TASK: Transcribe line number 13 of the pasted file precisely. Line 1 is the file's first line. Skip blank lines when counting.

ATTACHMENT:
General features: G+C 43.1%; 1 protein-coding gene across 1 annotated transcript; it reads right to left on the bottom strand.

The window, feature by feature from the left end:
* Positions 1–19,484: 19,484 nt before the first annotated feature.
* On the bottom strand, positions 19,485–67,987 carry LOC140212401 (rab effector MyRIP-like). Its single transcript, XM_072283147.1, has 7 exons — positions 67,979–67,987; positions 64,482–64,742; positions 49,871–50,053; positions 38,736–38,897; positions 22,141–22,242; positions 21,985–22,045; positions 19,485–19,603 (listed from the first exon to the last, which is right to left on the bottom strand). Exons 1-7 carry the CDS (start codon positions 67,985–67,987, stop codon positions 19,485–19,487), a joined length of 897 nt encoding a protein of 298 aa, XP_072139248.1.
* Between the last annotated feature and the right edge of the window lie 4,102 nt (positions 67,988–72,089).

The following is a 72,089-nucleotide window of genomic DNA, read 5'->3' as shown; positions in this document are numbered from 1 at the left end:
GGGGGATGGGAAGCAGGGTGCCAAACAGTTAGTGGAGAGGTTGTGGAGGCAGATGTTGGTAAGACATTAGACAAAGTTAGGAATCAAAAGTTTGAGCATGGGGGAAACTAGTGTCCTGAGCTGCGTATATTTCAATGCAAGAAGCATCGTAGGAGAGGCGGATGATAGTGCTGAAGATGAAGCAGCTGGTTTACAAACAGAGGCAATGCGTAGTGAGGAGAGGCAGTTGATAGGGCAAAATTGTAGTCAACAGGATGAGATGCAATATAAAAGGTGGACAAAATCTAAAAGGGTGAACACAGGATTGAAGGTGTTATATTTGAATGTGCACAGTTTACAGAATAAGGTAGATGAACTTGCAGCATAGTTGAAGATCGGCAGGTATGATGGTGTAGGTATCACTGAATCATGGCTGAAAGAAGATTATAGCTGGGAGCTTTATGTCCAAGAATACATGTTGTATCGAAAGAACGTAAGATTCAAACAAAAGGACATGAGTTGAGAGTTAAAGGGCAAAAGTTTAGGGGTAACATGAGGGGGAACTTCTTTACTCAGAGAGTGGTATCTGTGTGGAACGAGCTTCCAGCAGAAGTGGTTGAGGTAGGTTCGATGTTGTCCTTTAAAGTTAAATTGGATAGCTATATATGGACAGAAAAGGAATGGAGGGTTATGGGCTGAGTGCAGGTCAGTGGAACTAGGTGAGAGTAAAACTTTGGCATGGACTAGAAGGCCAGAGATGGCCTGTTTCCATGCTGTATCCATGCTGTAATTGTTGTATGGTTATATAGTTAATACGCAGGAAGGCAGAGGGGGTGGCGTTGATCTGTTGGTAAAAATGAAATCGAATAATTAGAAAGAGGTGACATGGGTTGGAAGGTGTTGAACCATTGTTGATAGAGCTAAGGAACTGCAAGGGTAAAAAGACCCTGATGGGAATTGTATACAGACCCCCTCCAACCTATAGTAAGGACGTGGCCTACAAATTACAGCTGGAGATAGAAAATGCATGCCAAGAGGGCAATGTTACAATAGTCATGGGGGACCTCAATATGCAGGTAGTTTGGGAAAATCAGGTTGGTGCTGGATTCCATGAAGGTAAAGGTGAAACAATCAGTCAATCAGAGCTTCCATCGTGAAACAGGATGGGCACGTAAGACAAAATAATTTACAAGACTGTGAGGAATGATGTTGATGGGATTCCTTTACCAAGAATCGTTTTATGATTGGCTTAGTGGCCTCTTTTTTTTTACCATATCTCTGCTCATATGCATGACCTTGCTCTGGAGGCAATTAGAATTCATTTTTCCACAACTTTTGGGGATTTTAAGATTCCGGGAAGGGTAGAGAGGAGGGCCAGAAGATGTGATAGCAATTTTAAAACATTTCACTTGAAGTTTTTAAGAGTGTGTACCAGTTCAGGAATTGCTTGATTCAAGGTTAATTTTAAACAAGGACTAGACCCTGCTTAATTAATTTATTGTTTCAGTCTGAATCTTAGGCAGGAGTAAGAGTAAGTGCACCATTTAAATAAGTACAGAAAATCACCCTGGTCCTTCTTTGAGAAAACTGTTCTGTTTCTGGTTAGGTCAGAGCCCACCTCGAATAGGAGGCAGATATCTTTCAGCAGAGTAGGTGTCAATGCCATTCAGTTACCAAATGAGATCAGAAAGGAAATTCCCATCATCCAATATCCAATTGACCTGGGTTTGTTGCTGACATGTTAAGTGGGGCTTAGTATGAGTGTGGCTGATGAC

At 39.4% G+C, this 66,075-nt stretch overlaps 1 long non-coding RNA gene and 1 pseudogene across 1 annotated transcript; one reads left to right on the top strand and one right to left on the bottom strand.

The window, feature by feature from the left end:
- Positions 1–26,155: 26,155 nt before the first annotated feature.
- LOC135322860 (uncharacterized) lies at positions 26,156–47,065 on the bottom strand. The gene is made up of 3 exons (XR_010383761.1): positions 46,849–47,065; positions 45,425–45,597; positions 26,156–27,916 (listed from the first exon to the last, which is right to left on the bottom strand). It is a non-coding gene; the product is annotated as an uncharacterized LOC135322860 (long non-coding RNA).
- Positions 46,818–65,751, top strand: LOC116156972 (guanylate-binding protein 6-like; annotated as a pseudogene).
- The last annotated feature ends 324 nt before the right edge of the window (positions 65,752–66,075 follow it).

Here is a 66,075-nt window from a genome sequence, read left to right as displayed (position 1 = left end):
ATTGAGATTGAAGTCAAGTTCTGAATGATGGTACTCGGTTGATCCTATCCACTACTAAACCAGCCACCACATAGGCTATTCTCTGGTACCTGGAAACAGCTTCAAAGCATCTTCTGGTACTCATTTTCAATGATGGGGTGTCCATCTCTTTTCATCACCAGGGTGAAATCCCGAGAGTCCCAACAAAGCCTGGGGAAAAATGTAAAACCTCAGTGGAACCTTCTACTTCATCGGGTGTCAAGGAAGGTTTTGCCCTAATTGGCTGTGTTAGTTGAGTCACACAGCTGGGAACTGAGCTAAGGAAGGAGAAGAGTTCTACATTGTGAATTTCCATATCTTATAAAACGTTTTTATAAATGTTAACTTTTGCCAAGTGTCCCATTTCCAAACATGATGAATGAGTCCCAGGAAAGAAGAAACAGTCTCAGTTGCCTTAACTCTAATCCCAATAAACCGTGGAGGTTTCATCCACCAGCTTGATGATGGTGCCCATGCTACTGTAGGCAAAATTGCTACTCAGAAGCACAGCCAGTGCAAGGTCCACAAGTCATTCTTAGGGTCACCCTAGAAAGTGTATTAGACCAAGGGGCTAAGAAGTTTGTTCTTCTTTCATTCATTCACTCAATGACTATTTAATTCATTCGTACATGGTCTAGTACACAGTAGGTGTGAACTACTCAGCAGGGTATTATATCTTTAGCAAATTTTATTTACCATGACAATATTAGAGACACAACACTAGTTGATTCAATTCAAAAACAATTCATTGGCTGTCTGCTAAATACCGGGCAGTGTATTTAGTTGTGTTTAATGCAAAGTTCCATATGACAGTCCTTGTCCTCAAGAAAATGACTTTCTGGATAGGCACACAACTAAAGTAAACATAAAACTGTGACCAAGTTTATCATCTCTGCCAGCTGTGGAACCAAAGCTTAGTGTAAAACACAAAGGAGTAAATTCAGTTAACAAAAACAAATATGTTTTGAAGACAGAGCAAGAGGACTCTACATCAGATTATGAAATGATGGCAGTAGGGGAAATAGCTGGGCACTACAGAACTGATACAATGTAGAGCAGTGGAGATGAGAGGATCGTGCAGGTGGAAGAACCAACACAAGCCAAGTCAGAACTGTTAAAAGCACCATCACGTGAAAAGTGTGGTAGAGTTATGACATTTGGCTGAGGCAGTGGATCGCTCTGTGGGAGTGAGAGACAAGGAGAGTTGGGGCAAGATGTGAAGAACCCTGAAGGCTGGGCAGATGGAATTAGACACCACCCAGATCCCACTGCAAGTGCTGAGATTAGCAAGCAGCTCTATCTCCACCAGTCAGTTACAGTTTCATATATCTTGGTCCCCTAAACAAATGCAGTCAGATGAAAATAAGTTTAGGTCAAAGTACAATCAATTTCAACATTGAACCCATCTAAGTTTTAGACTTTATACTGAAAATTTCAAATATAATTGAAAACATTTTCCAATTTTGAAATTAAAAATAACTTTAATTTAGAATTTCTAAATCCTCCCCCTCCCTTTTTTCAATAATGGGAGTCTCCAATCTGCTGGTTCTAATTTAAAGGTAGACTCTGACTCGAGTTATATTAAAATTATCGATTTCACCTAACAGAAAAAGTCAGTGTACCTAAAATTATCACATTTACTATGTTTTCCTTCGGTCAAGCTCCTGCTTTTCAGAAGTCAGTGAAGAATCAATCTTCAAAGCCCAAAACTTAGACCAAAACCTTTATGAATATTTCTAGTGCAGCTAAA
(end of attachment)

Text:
- The last annotated feature ends 324 nt before the right edge of the window (positions 65,752–66,075 follow it).